By Ashley MackinAt what point should parents talk to their children about money? How do mom and dad bring up financial planning without scaring them? Why do children learn about “the birds and the bees” before they learn how to balance a budget? How has college student loan debt built to more than $1 trillion nationally?
Financial planner Hillel Katzeff and teacher and single mother Glenda Sacks held the informational seminar “Facts of Life: Teaching children about dollars and sense” on Feb. 26 to answer these questions. They proposed introducing children to the concepts of value and choice as a precursor to financial matters. The seminar was held at Katzeff’s La Jolla Village/ UTC office, where he said he hopes to hold more workshops in the future.
Having raised two financally savvy children (now adults), Sacks suggested introducing the subject of money to kids in a lighthearted way when they are young, so when they’re older, it’s not a scary, overwhelming concept. “We don’t want to burden our children with financial problems, so it’s a delicate balance between teaching them how to survive in life and teaching them only what they need to know at various ages,” she said.
One path is to instill an understanding of “value” at the preschool age.
“After a birthday or holiday, have your child choose one gift they received and give it to someone less fortunate,” Sacks said, adding that when it came to sugary cereal, she allowed her children to have their favorite just one day a week, so that day and that experience were appreciated.
To further teach about “value,” Sacks said she established a point system, so when her kids were good, they would get points, which they could accrue and trade in for things they wanted. Case in point, her youngest daughter wanted a stuffed tiger that cost $4, so she worked to earn enough points, and Sacks said when she received the item it meant that much more to her because she earned it.
As they grow older, children can learn about choices, another critical element of economic success. While growing up in South Africa, Katzeff said he was told the definition of economics was “a study of how we choose to apply our scarce means to satisfy our unlimited wants.”
“Choice is the key element here,” he said. “It’s one of the things Glenda recognized as a way to engage kids — give them choices.”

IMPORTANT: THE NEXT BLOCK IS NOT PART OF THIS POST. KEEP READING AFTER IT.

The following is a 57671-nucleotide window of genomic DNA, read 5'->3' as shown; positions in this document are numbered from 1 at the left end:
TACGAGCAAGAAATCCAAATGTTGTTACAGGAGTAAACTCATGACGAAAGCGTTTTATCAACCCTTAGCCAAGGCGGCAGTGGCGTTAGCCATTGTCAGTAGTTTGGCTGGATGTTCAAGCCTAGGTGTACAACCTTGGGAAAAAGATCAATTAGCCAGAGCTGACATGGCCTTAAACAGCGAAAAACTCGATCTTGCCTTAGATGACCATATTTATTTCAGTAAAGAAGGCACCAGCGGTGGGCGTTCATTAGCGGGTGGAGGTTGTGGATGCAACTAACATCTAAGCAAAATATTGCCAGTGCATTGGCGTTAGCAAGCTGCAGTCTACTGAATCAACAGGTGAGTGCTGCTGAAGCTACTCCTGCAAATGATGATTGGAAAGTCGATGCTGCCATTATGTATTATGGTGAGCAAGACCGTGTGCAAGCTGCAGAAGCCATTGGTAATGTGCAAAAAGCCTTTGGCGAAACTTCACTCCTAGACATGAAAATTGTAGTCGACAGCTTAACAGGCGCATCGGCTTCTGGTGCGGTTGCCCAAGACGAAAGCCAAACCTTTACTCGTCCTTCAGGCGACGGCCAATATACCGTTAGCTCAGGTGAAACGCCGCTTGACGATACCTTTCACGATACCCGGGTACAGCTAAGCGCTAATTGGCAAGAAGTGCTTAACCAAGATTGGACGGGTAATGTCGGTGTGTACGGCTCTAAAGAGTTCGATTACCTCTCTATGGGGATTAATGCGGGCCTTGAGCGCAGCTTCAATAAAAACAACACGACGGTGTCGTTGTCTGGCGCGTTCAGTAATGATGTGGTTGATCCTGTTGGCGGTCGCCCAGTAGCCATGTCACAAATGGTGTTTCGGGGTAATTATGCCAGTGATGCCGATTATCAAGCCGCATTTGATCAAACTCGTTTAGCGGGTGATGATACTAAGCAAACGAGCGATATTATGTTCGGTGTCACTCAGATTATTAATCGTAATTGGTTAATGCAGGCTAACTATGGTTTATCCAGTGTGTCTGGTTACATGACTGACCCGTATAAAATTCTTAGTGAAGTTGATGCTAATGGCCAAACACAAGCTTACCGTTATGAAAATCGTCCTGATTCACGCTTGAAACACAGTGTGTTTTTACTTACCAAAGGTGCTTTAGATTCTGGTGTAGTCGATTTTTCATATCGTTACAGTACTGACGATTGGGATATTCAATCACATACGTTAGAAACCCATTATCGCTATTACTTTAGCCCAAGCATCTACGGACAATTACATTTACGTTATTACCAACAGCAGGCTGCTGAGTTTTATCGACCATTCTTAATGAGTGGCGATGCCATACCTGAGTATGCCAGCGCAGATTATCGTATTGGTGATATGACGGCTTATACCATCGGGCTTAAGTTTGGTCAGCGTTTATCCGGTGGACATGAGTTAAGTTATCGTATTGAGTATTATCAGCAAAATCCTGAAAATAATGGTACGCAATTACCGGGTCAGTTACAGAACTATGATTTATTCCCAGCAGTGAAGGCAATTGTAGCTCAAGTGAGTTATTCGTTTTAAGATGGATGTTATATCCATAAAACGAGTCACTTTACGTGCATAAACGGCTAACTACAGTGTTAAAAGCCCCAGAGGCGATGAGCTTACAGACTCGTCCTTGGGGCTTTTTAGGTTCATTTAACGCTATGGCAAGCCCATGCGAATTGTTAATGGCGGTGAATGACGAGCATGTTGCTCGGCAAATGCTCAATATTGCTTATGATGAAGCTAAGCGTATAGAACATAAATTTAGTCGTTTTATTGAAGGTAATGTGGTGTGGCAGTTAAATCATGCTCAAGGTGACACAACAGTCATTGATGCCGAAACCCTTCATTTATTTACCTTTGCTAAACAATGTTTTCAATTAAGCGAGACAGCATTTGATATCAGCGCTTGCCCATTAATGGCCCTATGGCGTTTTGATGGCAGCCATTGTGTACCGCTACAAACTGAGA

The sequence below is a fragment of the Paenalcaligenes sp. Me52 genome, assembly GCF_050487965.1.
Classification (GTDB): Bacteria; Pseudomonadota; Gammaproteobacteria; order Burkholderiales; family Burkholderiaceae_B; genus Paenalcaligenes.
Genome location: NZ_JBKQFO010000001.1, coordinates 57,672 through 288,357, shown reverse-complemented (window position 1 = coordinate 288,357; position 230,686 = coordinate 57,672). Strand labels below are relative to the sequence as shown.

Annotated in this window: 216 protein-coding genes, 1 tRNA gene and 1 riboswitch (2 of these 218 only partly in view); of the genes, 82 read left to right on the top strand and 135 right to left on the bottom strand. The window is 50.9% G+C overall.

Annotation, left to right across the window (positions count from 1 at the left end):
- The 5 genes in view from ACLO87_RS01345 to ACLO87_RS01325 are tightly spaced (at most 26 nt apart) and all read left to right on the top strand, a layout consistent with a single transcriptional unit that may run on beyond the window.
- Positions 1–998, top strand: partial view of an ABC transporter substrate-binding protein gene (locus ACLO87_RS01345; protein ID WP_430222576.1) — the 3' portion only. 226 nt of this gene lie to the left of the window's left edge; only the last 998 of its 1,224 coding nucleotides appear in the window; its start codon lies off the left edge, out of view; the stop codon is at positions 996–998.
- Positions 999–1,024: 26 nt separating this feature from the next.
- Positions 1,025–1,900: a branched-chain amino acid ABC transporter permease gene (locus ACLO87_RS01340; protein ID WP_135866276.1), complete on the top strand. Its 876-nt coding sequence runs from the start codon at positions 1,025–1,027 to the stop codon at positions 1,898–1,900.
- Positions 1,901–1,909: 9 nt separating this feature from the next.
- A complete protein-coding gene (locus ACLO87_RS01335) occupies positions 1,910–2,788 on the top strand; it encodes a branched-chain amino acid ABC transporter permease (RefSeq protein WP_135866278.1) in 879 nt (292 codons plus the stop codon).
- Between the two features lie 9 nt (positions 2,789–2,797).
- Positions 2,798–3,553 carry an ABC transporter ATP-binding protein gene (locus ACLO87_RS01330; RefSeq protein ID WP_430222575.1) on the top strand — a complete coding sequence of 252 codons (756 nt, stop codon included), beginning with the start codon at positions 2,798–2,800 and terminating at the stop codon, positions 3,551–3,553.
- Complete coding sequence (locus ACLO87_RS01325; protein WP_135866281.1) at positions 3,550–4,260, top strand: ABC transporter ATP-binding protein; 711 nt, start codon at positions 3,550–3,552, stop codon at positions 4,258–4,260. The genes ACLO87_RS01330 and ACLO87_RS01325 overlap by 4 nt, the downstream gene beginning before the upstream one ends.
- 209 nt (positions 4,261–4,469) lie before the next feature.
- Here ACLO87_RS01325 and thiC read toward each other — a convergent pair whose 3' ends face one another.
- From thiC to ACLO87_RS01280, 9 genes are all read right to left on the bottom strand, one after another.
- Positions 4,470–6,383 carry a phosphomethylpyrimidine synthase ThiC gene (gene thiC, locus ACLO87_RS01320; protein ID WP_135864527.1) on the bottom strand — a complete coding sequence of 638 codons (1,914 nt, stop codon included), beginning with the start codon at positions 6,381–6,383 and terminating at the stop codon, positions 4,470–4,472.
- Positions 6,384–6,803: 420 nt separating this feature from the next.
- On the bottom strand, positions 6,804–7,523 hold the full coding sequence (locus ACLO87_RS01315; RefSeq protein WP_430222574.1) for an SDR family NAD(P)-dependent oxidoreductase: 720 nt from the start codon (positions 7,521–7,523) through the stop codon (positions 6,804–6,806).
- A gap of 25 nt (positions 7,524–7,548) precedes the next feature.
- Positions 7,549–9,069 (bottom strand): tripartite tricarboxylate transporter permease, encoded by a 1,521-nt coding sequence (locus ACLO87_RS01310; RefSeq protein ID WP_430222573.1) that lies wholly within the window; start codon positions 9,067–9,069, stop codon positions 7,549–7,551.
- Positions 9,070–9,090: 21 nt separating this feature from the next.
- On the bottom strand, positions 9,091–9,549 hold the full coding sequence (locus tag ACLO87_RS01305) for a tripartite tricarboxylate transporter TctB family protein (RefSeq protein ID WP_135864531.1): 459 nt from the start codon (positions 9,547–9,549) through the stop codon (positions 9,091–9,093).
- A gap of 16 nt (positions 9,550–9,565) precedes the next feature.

Sacks said when her children were young, they played the “billboard game” to learn about the concept of choices. When driving in the car, she would point out billboards and ask her kids whether the product or services advertised could be classified as a want or a need.
Another technique she used was while at the grocery store and on family vacations, she allowed her children to each buy three things, telling them how much they could spend. It was up to them to decide which things were most important at the time.
When it came to amusement parks or vacations, Sacks said, “Agree before you leave home about how much money they can spend per day and allow them to carry the money. Tell them when it’s gone, it’s gone, and hold to that.”
Katzeff said by giving young, impressionable children these tools, by the time they’re teens, they will better understand finance. “As students enter college, they will have already had the conversations about money and values, and they’ll understand that they can talk to their parents about money without it being this scary, unfamiliar subject,” he said.
Throughout the hour-long presentation, Sacks and Hillel answered questions and told stories to illustrate their points, providing ideas for implementing each strategy. They also explained money- saving options for college and ways to incentivize teens to save money.
The seminar ended with resources for parents (see sidebar below).
Financial Resources for Parents■ Jump Start Coalition: Financial education organizations that work to prepare youths for lifelong financial success (
■ Kids and Money: Free, downloadable document from the Financial Planning Association (
■ Money Smarts 4 Kids: Financial literature for children (